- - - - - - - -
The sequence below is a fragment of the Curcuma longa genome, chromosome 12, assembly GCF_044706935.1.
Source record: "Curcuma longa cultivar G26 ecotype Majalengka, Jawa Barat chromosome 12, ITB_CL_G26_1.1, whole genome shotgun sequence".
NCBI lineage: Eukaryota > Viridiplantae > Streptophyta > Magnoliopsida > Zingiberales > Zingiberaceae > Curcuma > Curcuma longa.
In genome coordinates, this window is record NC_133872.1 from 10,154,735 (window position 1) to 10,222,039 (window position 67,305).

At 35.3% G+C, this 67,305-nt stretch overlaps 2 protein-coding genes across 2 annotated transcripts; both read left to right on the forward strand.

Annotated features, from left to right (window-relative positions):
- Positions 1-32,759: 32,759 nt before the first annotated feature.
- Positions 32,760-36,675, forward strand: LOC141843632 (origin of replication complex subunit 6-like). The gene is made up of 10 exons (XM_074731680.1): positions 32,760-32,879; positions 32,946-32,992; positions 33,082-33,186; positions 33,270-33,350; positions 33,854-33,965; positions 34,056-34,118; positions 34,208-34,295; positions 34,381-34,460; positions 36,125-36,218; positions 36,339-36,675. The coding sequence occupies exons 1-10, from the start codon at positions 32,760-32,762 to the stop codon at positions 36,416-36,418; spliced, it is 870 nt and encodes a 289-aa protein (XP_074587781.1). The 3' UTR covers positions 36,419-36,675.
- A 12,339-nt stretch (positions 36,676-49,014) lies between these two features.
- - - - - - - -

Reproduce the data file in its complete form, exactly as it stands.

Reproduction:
The sequence below is a fragment of the Curcuma longa genome, chromosome 12, assembly GCF_044706935.1.
Source record: "Curcuma longa cultivar G26 ecotype Majalengka, Jawa Barat chromosome 12, ITB_CL_G26_1.1, whole genome shotgun sequence".
NCBI lineage: Eukaryota > Viridiplantae > Streptophyta > Magnoliopsida > Zingiberales > Zingiberaceae > Curcuma > Curcuma longa.
In genome coordinates, this window is record NC_133872.1 from 10,154,735 (window position 1) to 10,222,039 (window position 67,305).

At 35.3% G+C, this 67,305-nt stretch overlaps 2 protein-coding genes across 2 annotated transcripts; both read left to right on the forward strand.

Annotated features, from left to right (window-relative positions):
- Positions 1-32,759: 32,759 nt before the first annotated feature.
- Positions 32,760-36,675, forward strand: LOC141843632 (origin of replication complex subunit 6-like). The gene is made up of 10 exons (XM_074731680.1): positions 32,760-32,879; positions 32,946-32,992; positions 33,082-33,186; positions 33,270-33,350; positions 33,854-33,965; positions 34,056-34,118; positions 34,208-34,295; positions 34,381-34,460; positions 36,125-36,218; positions 36,339-36,675. The coding sequence occupies exons 1-10, from the start codon at positions 32,760-32,762 to the stop codon at positions 36,416-36,418; spliced, it is 870 nt and encodes a 289-aa protein (XP_074587781.1). The 3' UTR covers positions 36,419-36,675.
- A 12,339-nt stretch (positions 36,676-49,014) lies between these two features.